how do smart watches and fitness tracker measure the calories you burnt throughout the day/exercise?


They might tell you, you burnt 2000kcal today or 300kcal during this sport training. But how do they get these numbers?
And afaik studies showed that they are incorrectly measured. How do the experts check that the data is correct? I mean you need the real numbers but for that you used the smart watch (or similar device).

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4 Answers

Anonymous 0 Comments

They don’t. They make guesses based on the data available to them and the algorithms that were programmed into them.

Anonymous 0 Comments

Its never an actual true number, just a calculation. Based on the activity your weight and other factors it would calculate energy spent. Taking it to very simple terms its like calculating the energy or calories to move a weight from point x to point y at a certain speed. Depending on the activity there might be other factors, which consider experimental measurements to make the calculation as accurate as possible. But again, its only a calculation. Use it for trends, as a guide, but not as an absolute true number.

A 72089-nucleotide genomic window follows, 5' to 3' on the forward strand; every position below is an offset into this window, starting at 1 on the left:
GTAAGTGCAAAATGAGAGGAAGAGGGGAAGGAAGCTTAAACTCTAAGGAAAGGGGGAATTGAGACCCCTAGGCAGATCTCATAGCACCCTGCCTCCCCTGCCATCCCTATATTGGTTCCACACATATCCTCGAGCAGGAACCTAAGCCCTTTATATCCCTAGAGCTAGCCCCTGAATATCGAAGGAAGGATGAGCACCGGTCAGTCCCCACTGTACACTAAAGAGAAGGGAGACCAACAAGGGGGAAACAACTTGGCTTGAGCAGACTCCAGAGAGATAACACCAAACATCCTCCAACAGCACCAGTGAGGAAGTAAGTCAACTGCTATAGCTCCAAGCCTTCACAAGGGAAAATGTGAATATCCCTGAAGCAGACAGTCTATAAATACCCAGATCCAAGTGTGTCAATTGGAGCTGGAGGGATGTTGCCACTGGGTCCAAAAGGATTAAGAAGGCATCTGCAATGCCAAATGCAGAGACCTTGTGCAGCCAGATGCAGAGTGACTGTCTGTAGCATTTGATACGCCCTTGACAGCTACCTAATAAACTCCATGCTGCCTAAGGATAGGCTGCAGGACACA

Anonymous 0 Comments

It’s an algorithm that runs primarily on on body weight, distance travelled, heart rate, and activity input. If I know that someone weights 150 lbs and I can tell by GPS that they travelled 3 miles on a run, I have a good idea of how many calories they burned. Similarly, if that person indicated that they were doing “gym cardio” (e.g. a Zumba class) and their average heart rate for 45 minutes was 142 bpm, I can make an educated guess about what they burned.

Anonymous 0 Comments

I think the second part of your question is “how do experts accurately measure calorie expenditures” and the answer is that they hook up something that captures your breathing in and out and calculate how much CO2 you’re producing. A good answer is the tl;dr answer in this thread